1

I use nvim as my main editor, and I run services using systemd. When I edit a unit file directly, there is a built in filetype for systemd, which is great.

However, when I edit a service file with

systemctl edit my-service.service

systemd copies the file to a temporary file named something like .#my-service.servicee18f4d3ef193cd58 and opens it as a buffer, and the filetype isn't detected because of the filename, so I have to manually set it with set ft=systemd in nvim.

I read about the SYSTEMD_EDITOR environment variable, and tried setting it in my zshrc like so:

export SYSTEMD_EDITOR='nvim -c "set ft=systemd"'

but that results in nvim being launched with two buffers named ft=systemd" and .#my-service.servicee18f4d3ef193cd58 when I issue systemctl edit --full my-service.service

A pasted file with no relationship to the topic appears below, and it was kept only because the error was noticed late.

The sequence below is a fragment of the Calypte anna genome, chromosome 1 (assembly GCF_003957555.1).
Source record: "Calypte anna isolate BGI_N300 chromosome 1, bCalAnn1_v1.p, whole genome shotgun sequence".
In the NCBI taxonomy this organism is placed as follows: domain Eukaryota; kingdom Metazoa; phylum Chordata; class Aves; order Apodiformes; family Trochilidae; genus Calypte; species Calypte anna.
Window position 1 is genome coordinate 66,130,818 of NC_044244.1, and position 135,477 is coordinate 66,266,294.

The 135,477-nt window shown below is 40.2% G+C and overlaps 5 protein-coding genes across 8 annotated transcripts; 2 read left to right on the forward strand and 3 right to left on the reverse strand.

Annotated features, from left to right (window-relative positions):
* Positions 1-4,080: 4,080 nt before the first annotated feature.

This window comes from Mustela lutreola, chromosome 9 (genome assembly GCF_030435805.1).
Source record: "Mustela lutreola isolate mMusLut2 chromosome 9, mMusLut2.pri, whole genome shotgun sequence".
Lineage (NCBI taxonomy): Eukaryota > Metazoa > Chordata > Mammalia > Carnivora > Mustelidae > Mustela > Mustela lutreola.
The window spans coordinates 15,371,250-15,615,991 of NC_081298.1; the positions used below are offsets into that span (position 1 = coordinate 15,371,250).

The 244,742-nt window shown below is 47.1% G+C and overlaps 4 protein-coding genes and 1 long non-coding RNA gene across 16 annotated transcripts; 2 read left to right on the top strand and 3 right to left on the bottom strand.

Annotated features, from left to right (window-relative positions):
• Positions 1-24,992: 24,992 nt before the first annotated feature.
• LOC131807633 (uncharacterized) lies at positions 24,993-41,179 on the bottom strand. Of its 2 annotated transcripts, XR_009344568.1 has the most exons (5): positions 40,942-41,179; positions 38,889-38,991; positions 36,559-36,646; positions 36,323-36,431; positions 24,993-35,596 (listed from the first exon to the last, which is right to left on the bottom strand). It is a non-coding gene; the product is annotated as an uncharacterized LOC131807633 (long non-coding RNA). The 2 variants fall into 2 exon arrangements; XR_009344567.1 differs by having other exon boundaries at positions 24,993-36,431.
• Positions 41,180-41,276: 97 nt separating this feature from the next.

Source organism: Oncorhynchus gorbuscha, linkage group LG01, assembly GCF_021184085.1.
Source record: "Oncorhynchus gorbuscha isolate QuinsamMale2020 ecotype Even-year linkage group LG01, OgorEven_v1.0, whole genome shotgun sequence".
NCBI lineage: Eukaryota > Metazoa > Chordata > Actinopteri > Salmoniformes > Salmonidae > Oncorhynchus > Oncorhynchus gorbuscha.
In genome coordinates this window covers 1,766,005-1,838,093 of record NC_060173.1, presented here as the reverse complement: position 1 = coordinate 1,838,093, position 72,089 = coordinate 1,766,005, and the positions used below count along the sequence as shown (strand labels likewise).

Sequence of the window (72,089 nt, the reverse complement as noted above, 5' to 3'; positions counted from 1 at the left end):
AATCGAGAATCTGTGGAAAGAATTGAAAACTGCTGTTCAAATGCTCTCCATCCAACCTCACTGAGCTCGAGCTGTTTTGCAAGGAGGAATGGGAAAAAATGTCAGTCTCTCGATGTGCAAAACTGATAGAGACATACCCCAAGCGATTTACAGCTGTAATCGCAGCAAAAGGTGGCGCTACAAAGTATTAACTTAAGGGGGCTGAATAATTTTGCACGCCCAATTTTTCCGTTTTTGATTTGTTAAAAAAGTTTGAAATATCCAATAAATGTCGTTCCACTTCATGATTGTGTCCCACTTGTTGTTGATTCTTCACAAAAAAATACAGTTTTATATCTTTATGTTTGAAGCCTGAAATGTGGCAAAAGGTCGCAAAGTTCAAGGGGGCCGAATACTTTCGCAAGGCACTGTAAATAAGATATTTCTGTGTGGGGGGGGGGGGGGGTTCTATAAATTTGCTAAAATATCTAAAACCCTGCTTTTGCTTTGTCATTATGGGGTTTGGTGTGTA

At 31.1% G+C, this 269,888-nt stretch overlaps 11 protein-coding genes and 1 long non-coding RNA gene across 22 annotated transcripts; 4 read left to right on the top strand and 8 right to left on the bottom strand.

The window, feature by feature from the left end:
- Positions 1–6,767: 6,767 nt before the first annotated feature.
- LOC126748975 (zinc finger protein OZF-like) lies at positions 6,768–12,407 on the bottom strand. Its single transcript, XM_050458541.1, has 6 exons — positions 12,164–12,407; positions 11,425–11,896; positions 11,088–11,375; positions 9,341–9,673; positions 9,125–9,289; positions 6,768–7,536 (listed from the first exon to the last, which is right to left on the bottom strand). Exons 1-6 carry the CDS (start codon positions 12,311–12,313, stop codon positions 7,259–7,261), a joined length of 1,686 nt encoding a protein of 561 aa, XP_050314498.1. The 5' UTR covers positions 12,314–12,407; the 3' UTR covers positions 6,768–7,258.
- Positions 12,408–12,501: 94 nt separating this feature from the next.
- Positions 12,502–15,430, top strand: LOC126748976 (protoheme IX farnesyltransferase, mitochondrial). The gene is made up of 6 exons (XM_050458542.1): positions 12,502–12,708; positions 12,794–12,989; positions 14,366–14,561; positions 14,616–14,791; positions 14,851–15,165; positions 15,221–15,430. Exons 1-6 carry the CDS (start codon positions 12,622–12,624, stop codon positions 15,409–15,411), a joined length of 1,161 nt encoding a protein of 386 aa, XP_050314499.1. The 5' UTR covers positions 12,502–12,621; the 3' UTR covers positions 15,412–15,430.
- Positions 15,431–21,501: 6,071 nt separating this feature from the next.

How can I correctly set that environment variable? or, alternatively, how can I expand vim's ft detection to include files of this naming pattern?

1

I realized I do know how to set a filetype based on extension in my vimrc:

autocmd BufNewFile,BufRead *.service* set ft=systemd

I'm still interested in what my quoting error in the question is.

3
  • 2
    See also Vim's runtime/filetype.vim. The quoting error is simply that systemd isn't running sh -c "$SYSTEMD_EDITOR". It's splitting the variable on whitespace. So quoting is ineffective. In general you can't rely on quoting, or even whitespace splitting, on the various EDITOR variables. – muru Apr 27 '20 at 8:25
  • @muru Yes, this! Please post it as an answer. – filbranden Apr 27 '20 at 12:23
  • @muru thanks for that link! I put in an issue report here I think nvim merges those changes downstream – jameh Apr 27 '20 at 19:16

Your Answer

By clicking “Post Your Answer”, you agree to our terms of service, privacy policy and cookie policy

Not the answer you're looking for? Browse other questions tagged or ask your own question.